School & District Management

Miami and Houston Schools Chiefs Among Finalists for National Award

By Lesli A. Maxwell — January 08, 2014 1 min read

Finalists for the 2014 national superintendent of the year award—including two whose districts recently won prizes for urban education—were announced earlier today by AASA, the School Superintendents Association.

The finalists are Alberto Carvalho, the superintendent of the Miami-Dade district in Florida; Terry Grier, superintendent in Houston; Kevin Maxwell, who was selected for his leadership of the Anne Arundel County school system in Maryland; and Michele Taylor, the superintendent in Calhoun, Ga. (Maxwell is now the schools chief in Prince George’s County, Md.).

All four finalists were selected as winners in their individual state contests for superintendent of the year. The national winner will be announced at AASA’s annual conference next month.

Carvalho has been the Miami-Dade schools chief since 2008, and also serves as principal for two schools in the district. Miami-Dade won the Broad Prize for Urban Education in 2012. Terry Grier, who took the helm of that district in 2009, saw his district win the Broad Prize last year. Prior to going to Houston, he briefly served as superintendent in San Diego, Calif.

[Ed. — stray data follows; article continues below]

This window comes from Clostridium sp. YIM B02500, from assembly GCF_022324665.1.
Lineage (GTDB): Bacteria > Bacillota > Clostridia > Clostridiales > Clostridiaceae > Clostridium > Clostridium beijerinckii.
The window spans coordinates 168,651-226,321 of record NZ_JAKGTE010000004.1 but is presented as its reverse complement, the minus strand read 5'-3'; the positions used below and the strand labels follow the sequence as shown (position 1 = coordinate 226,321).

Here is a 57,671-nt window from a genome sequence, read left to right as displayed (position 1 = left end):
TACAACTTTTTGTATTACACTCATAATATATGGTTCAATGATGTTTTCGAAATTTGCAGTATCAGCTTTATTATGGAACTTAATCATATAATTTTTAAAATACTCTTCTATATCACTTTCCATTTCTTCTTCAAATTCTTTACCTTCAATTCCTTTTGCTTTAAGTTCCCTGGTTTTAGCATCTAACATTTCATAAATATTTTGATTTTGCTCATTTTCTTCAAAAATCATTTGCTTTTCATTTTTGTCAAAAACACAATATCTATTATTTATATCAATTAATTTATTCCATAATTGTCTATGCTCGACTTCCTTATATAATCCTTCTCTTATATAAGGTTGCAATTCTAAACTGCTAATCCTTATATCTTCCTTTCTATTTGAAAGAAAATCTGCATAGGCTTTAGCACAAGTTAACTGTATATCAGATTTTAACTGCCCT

Maxwell, a long-time Maryland educator, was honored as that state’s superintendent of the year for his seven-year leadership of the Anne Arundel County school system. Under a new state law that empowered the county executive of Prince George’s County to hire a schools chief, Maxwell was tapped last July to become that district’s chief executive officer. Prince George’s is located in the suburban Washington, D.C. region.

Taylor has been the superindendent in Calhoun for six years, a small city district located about 70 miles north of Atlanta.

In 2013, Mark A. Edwards, the superintendent of the 5,590-student Mooresville Graded School District in North Carolina, won the national award.

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A version of this news article first appeared in the District Dossier blog.